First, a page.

Back in the early 2000s, having three big-name actors star in a blockbuster action film was nothing new, even when it was three women taking centre stage. The McG Charlie’s Angels film was received relatively well. Well enough to spawn a sequel in 2003, but the thought of these rather weakly written, innuendo-filled, male gaze galore films being made today is doubtful. Seeing as Hollywood is trying its best to show women can be action heroes without dressing in ‘sexy’ outfits and fighting in impossible shoes. Sometimes they find a balance, sometimes they fall flat on their face, like any other ‘dumb action film’. When it was announced that Charlie’s Angels was being rebooted, again (after the failed TV series in 2011), there seemed to be hope that the angels would rise up, especially as Elizabeth Banks would be directing. But unfortunately, box office and audience reactions means that the angels probably won’t fly again, just yet.
The Townsend Agency, now expanded across the globe, with many Bosley’s and Angels, called upon for missions with different teams. Rebellious and carefree Sabina is teamed up with humourless and straightforward Jane for a mission in Hamberg when Elena, an engineer and programmer turns whistle-blower on her company’s latest project, a tool that can be weaponised. When the mission goes wrong, Elena becomes more than just the client but learns what it takes to be an ‘Angel’ while the team try to find out what’s actually happening and who is really behind weaponised tech and trying to sell in.
Forgetting that Bill Murray and Bernie Mac played Bosley they are literally erased from the film and Patrick Stewart’s face is inserted into ‘past photos’. Making Stewart the original Bosley and making him retire early on in the film sends red flags almost immediately, which is a shame as from this moment on, the film is very predictable. Some reboots or late sequels try to make a film all about a new character but the film luckily doesn’t fall into this trap and keeps the ‘getting to know’ the new characters simple, with random information given out during the film as it’s not about them, it’s about the story, which is still enjoyable, even though its predictable.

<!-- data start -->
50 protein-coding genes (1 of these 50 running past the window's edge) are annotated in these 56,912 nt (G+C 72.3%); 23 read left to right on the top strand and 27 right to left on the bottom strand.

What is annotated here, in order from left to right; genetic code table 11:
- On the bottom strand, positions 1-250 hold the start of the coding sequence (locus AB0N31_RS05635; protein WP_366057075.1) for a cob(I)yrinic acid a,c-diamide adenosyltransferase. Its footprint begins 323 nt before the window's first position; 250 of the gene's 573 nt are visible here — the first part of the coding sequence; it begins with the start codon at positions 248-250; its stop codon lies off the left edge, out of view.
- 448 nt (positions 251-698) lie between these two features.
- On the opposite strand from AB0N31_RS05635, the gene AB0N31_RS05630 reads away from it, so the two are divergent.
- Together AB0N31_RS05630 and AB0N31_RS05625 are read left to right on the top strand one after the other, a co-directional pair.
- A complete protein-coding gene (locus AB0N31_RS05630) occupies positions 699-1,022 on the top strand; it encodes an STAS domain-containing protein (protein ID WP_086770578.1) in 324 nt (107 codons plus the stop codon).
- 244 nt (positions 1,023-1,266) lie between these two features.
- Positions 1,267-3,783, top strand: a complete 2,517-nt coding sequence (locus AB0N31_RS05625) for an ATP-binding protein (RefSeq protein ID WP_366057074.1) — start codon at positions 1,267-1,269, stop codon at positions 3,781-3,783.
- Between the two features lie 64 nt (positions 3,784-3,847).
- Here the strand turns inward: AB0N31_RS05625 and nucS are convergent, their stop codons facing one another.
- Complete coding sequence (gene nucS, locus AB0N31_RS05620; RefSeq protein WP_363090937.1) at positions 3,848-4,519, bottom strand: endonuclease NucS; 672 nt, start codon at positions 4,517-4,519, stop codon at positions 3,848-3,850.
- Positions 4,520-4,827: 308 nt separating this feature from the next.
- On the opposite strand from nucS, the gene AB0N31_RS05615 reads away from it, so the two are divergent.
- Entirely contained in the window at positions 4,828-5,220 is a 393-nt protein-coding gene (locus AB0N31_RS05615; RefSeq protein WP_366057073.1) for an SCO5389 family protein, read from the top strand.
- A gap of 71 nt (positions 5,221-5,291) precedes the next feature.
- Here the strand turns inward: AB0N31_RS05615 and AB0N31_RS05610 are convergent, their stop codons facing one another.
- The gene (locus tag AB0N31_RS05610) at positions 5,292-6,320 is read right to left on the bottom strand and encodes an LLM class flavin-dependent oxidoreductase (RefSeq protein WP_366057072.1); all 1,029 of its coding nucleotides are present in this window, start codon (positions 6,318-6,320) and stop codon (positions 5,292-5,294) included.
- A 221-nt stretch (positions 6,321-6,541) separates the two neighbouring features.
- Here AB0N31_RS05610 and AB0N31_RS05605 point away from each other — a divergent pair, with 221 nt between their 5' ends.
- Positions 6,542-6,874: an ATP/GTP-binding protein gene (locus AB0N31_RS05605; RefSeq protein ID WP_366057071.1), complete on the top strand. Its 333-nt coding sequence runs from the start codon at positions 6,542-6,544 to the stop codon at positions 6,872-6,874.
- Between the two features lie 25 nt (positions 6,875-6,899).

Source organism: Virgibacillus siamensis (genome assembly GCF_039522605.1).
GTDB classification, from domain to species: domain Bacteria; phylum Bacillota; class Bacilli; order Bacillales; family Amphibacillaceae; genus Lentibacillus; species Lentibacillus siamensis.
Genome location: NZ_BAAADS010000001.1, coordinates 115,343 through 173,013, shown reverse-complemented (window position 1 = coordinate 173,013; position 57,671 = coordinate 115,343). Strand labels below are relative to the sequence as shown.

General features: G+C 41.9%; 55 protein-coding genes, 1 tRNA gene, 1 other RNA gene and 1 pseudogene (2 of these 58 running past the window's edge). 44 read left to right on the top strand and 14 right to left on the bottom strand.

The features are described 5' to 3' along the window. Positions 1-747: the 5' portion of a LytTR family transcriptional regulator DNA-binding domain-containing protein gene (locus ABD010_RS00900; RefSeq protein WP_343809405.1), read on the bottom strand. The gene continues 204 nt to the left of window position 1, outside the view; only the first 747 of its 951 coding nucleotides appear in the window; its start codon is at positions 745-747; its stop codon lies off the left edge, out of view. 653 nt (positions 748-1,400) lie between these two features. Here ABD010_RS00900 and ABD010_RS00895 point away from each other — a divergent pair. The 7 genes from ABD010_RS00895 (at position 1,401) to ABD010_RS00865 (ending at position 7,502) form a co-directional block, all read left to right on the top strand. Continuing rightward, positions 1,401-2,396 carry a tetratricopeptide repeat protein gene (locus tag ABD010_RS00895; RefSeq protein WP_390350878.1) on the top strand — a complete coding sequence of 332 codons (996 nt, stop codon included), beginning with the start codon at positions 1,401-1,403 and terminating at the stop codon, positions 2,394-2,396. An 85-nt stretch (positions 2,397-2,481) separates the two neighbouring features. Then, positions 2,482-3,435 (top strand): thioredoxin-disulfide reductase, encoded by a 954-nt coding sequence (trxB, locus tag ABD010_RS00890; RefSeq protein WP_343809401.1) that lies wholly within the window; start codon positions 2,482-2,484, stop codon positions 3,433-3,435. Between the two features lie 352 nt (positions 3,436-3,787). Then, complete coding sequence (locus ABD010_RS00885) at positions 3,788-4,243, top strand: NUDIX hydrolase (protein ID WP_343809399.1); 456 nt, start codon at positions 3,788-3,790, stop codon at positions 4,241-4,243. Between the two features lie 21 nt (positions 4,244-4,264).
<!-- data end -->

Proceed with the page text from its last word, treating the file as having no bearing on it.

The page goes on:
Elizabeth Banks who stars, acts, and wrote the screenplay is the best part of the whole film. Her character has layers, is amusing and being a former angel herself, has the grit about her too. However, the actual active angels are stereotypical annoyances. Kristen Stewart desperately plays up the ‘wild card’ character, going as far as yelling lines that didn’t need to be. Ella Balinska plays her character as a robot for most of the film, vaguely letting loose when she’s supposed to be flirting, she really doesn’t seem like she is having any fun at all during this film. Naomi Scott is probably the most decent out of the three, playing the ‘newbie’ and genius engineer she has more to do. But Banks really saves the day here.
Ultimately the film is just fun. There are no mind-blowing moments, intricate plot points or anything more than skin deep happening, it’s just a fun action film with women as the leads. It is worth noting that there are no romantic sub plots, except maybe one tiny scene with the actor who is in all those Netflix films, it’s nice to see him breaking out of the small screen. But be prepared to going back to basics, complete with shady evil English ‘bad guys’ and a tattooed assassin who I wish we’d got to know more about. Overall, the film will keep you entertained and wondering if we’ll see this ‘franchise’ again in a few more years.
Dir: Elizabeth Banks
Scr: Elizabeth Banks
Cast: Kristen Stewart, Naomi Scott, Ella Balinska, Elizabeth Banks, Djimon Housou, Sam Claflin, Noah Centineo, Nat Faxon, Patrick Stewart
Prd: Doug Belgrad, Elizabeth Cantillon, Max Handleman, Elizabeth Banks
DoP: Bill Pope
Music: Brian Tyler
Run time: 119 minutes